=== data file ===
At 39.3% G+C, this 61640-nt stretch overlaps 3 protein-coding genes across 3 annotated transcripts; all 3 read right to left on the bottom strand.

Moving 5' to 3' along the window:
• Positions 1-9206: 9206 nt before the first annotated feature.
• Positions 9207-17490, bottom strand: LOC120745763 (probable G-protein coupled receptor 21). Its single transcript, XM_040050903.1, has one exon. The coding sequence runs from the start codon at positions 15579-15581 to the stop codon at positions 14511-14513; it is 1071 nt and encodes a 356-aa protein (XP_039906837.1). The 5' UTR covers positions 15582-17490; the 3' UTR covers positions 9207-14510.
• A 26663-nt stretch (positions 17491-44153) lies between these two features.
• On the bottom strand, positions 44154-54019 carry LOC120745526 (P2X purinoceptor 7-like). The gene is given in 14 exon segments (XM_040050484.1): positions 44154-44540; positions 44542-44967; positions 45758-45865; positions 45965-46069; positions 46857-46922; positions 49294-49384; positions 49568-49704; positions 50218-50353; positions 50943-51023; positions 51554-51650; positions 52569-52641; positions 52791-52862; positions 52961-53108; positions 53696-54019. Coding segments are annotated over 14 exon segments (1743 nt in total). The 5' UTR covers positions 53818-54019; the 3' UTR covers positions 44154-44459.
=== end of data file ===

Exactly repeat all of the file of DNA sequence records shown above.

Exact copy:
At 39.3% G+C, this 61640-nt stretch overlaps 3 protein-coding genes across 3 annotated transcripts; all 3 read right to left on the bottom strand.

Moving 5' to 3' along the window:
• Positions 1-9206: 9206 nt before the first annotated feature.
• Positions 9207-17490, bottom strand: LOC120745763 (probable G-protein coupled receptor 21). Its single transcript, XM_040050903.1, has one exon. The coding sequence runs from the start codon at positions 15579-15581 to the stop codon at positions 14511-14513; it is 1071 nt and encodes a 356-aa protein (XP_039906837.1). The 5' UTR covers positions 15582-17490; the 3' UTR covers positions 9207-14510.
• A 26663-nt stretch (positions 17491-44153) lies between these two features.
• On the bottom strand, positions 44154-54019 carry LOC120745526 (P2X purinoceptor 7-like). The gene is given in 14 exon segments (XM_040050484.1): positions 44154-44540; positions 44542-44967; positions 45758-45865; positions 45965-46069; positions 46857-46922; positions 49294-49384; positions 49568-49704; positions 50218-50353; positions 50943-51023; positions 51554-51650; positions 52569-52641; positions 52791-52862; positions 52961-53108; positions 53696-54019. Coding segments are annotated over 14 exon segments (1743 nt in total). The 5' UTR covers positions 53818-54019; the 3' UTR covers positions 44154-44459.